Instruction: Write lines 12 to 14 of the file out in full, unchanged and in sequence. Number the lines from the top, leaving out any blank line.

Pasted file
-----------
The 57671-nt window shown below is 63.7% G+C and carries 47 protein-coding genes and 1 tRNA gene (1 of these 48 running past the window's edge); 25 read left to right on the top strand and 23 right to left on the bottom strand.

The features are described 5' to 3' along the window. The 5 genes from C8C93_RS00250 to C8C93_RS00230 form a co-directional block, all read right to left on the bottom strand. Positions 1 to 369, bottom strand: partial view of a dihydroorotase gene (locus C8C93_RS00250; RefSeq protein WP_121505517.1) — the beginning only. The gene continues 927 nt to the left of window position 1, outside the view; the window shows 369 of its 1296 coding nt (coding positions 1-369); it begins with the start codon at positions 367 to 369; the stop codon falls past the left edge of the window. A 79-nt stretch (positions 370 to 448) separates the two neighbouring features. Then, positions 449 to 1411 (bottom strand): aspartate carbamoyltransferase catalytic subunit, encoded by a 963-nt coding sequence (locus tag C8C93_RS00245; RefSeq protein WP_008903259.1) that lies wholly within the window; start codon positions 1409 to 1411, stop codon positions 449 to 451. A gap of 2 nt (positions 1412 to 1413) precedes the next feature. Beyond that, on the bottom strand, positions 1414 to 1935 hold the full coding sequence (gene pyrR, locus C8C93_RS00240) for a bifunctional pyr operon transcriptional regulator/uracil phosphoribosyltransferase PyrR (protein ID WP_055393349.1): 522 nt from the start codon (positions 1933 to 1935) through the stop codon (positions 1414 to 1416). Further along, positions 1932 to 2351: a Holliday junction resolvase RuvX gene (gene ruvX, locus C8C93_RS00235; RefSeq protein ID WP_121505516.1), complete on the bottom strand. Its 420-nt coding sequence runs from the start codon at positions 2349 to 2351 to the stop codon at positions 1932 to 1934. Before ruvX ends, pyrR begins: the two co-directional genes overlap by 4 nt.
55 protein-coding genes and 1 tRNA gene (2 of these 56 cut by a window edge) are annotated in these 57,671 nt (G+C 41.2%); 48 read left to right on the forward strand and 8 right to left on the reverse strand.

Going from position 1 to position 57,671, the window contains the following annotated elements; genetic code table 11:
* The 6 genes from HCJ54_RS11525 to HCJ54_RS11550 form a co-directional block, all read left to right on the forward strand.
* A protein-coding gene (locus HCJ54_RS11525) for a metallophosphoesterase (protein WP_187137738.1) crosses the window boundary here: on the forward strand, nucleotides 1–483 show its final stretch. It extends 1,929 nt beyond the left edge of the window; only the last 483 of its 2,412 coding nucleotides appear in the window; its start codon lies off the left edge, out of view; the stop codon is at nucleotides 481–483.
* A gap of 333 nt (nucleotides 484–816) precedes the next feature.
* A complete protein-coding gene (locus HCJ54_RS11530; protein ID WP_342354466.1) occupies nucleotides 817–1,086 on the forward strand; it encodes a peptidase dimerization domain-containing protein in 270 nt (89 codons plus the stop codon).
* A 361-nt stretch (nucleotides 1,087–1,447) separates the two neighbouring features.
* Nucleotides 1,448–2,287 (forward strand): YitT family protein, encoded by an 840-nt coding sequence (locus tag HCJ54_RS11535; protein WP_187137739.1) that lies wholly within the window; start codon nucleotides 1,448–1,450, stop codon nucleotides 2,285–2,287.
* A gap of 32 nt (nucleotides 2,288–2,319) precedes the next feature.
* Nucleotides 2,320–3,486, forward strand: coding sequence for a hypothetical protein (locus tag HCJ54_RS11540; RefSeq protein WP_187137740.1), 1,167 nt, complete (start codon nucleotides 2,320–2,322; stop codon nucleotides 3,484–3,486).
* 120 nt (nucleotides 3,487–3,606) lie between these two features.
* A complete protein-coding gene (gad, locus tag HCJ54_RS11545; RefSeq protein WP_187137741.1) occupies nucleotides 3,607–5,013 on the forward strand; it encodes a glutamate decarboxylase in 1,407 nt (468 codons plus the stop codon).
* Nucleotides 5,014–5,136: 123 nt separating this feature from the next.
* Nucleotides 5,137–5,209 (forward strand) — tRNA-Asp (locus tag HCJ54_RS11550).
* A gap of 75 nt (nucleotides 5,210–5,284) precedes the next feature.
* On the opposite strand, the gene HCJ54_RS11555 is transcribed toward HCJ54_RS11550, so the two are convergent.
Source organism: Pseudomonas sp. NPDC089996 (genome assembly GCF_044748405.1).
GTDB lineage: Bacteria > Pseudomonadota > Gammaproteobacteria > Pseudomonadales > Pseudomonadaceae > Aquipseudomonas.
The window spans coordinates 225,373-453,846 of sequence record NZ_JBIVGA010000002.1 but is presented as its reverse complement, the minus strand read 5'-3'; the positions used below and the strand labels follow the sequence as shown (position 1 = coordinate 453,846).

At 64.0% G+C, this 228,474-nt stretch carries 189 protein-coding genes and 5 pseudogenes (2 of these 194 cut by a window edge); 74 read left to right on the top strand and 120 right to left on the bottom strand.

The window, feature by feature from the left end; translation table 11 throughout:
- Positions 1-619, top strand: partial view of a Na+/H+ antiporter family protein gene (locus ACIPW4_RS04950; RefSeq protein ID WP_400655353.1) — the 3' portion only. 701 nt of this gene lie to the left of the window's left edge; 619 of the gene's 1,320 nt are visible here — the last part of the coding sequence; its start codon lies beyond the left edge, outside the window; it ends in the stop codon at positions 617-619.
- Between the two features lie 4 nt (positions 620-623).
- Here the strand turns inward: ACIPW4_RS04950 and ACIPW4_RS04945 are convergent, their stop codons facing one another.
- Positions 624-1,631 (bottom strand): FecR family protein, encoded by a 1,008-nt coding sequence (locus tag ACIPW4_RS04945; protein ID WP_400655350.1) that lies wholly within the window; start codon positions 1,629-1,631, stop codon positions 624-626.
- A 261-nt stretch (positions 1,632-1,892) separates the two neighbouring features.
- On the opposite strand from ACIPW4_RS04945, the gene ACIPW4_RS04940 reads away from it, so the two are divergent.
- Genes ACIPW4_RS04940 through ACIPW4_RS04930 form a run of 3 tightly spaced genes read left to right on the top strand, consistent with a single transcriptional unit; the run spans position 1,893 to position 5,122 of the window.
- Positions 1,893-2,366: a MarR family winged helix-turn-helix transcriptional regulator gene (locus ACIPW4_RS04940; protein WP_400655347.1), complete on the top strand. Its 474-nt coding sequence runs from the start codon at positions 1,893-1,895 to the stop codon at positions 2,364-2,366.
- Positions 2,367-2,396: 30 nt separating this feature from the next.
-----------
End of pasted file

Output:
* Nucleotides 2,320–3,486, forward strand: coding sequence for a hypothetical protein (locus tag HCJ54_RS11540; RefSeq protein WP_187137740.1), 1,167 nt, complete (start codon nucleotides 2,320–2,322; stop codon nucleotides 3,484–3,486).
* 120 nt (nucleotides 3,487–3,606) lie between these two features.
* A complete protein-coding gene (gad, locus tag HCJ54_RS11545; RefSeq protein WP_187137741.1) occupies nucleotides 3,607–5,013 on the forward strand; it encodes a glutamate decarboxylase in 1,407 nt (468 codons plus the stop codon).